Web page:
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Engaging and Functional UI Design Elements



Character illustration is an important aspect of digital product design. It involves creating a virtual character or avatar that represents a brand, organization, or user within a digital interface. This character can enhance user engagement, retention, and emotional connection to the product. The character’s appearance, behavior, and dialogue should be consistent with the product’s brand identity and tone of voice. Overall, effective character design in digital products can help establish a strong brand identity and improve the user experience.

Body Type

Every product has a different character with its own uniqueness. Therefore, we need to adjust the scale of each character both in terms of size and shape. Shape can convey a story, show personality, and evoke emotional responses from the audience without requiring any words.

body type illustrationbody type illustration female


Squares a reliable shape that symbolizes stability, honesty, and strength.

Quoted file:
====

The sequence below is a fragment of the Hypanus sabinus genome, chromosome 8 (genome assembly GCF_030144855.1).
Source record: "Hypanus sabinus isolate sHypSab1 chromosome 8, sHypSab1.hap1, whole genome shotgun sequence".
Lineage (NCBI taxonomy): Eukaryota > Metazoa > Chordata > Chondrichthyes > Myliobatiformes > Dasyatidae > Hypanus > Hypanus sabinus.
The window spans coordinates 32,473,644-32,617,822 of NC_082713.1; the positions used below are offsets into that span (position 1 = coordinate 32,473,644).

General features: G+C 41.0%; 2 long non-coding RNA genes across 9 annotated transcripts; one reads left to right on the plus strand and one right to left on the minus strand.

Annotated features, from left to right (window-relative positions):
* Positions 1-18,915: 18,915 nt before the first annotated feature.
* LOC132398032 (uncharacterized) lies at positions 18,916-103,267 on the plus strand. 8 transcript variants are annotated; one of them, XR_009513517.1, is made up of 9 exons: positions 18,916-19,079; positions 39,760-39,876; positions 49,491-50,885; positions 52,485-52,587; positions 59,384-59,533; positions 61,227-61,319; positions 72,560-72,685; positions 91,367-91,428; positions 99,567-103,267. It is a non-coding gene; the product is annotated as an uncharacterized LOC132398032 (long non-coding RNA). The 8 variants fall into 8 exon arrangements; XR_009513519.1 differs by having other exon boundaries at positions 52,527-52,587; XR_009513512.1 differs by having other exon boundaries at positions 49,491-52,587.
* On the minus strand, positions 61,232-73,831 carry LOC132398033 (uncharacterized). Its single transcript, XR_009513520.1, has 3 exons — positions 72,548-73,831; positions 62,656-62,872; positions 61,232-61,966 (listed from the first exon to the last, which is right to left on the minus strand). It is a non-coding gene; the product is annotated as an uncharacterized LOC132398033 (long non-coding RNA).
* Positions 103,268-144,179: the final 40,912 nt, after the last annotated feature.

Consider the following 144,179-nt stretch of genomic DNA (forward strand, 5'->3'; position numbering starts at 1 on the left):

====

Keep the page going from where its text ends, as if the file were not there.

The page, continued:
Tip: The compartmentalization of body parts such as the jaw, shoulders, and hands should not only be firm and strong, but also feel difficult to move.


Triangle is closely related to energy and strength, indicating direction. Triangles show movement, direction, and continuous processes depending on the direction of their points (up or down). Triangles can be stable or unstable.

Tip: The triangle is a sharp shape. Enlarging or exaggerating the size and length of this shape can indicate how a character is very frightening and menacing.


Circle has freedom of movement. It can also represent strength and energy in that movement. The circle represents community, integrity, perfection, and a sense of wholeness and completeness.

Tip: The circle is an organic and natural shape. Rounding the edges and adding curves can evoke a warm and friendly feeling.

Body Ratio

When it comes to character illustration, body ratio can be an important factor in creating a visually appealing and believable character design. However, there are no hard and fast rules when it comes to body ratio in character design, as it can vary widely depending on the style and intended audience of the illustration.

That being said, there are some general guidelines that can be helpful in creating a well-proportioned character.

  • Head-to-body ratio: The size of the character’s head relative to their body can have a big impact on their overall appearance. In general, a head-to-body ratio of 1:6 to 1:8 can create a balanced and proportionate look.